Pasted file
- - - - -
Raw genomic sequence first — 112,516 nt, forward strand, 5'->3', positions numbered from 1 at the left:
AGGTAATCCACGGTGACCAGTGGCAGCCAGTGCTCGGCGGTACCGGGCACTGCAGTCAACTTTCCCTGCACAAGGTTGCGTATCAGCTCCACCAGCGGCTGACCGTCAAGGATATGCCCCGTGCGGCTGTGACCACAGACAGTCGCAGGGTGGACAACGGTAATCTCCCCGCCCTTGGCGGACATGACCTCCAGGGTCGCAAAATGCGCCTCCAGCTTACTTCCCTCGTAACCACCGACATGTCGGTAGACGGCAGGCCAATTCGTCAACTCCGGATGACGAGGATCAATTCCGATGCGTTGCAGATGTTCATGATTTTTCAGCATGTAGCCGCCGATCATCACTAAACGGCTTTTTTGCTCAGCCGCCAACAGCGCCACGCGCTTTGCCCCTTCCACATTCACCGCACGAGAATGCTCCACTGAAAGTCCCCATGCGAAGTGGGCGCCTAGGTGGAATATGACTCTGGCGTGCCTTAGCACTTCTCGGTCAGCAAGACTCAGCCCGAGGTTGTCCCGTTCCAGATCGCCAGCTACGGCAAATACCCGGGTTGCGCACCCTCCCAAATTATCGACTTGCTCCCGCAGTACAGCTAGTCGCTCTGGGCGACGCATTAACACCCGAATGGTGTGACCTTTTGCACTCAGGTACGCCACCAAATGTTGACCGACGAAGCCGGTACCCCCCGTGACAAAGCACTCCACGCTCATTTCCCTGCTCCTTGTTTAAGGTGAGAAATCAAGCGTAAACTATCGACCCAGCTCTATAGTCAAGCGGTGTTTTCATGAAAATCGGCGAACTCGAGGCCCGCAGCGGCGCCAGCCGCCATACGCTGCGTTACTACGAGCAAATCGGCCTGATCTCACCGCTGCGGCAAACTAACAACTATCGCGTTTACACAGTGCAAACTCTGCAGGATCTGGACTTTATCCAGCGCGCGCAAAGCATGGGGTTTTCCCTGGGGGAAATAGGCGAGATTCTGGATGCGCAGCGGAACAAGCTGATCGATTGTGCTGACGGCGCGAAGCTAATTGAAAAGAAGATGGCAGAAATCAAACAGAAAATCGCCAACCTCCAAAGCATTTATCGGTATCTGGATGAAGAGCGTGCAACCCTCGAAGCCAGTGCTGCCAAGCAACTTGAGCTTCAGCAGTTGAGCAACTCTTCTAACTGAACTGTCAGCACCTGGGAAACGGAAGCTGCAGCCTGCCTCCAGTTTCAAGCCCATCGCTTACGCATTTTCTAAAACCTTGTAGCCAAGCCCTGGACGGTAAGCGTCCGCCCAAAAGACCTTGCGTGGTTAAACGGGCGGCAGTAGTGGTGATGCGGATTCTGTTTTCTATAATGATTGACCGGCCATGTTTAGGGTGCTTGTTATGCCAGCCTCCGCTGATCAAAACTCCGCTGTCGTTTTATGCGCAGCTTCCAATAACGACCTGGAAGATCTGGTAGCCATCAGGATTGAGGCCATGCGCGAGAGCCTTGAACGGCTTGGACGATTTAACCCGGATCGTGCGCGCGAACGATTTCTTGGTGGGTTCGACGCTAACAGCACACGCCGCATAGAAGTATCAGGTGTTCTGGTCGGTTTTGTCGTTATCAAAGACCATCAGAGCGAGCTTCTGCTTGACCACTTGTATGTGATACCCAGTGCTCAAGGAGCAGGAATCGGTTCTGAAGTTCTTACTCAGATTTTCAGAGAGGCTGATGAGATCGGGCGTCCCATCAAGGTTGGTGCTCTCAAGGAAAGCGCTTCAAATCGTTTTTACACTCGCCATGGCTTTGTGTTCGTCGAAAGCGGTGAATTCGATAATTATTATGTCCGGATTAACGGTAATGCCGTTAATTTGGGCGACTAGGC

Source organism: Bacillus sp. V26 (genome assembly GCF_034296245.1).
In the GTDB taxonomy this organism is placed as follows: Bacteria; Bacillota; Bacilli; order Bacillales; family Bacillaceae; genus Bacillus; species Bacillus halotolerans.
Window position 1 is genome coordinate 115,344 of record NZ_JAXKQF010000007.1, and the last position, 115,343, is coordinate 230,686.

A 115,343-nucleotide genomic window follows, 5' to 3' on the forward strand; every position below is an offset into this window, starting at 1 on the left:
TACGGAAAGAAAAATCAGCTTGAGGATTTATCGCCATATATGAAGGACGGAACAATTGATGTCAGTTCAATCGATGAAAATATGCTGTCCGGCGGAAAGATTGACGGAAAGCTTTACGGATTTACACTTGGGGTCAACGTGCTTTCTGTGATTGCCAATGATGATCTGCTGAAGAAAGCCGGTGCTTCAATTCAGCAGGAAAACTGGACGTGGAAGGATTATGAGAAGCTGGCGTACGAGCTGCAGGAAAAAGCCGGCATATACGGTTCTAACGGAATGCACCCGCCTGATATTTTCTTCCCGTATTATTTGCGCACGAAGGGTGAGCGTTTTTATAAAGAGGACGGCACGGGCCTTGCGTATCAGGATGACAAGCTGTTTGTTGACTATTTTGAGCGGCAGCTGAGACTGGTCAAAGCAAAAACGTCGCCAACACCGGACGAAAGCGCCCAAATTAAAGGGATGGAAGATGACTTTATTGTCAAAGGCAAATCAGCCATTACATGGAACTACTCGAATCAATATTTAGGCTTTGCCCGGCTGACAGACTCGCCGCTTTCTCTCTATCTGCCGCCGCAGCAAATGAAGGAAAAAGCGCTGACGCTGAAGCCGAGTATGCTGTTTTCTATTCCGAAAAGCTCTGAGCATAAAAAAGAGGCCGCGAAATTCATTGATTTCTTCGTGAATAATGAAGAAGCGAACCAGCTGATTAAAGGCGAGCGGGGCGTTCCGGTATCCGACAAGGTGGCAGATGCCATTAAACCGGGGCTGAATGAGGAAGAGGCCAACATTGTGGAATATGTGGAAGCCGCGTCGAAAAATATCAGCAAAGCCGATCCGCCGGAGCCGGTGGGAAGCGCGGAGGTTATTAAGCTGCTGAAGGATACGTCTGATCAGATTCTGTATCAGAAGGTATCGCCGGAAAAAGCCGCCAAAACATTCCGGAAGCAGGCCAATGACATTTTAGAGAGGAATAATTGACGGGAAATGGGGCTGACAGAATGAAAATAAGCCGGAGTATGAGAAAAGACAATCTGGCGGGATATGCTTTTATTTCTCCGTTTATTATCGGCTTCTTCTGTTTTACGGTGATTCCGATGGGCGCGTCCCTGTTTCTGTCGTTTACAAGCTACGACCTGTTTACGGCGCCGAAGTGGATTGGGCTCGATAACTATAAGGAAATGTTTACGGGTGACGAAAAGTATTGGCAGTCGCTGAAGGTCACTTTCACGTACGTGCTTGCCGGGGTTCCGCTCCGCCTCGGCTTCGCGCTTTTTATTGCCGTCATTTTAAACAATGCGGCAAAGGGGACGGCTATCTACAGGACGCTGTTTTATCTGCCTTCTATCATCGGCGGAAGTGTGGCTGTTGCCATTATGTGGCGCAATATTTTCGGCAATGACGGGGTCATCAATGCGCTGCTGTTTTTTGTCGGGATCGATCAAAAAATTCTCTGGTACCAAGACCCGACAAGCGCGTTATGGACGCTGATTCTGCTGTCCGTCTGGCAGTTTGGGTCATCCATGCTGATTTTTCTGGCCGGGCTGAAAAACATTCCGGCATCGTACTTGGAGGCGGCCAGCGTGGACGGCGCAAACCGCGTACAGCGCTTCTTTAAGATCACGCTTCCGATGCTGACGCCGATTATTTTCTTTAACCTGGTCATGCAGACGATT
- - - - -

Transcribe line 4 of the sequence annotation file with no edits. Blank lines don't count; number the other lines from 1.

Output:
In the GTDB taxonomy this organism is placed as follows: Bacteria; Bacillota; Bacilli; order Bacillales; family Bacillaceae; genus Bacillus; species Bacillus halotolerans.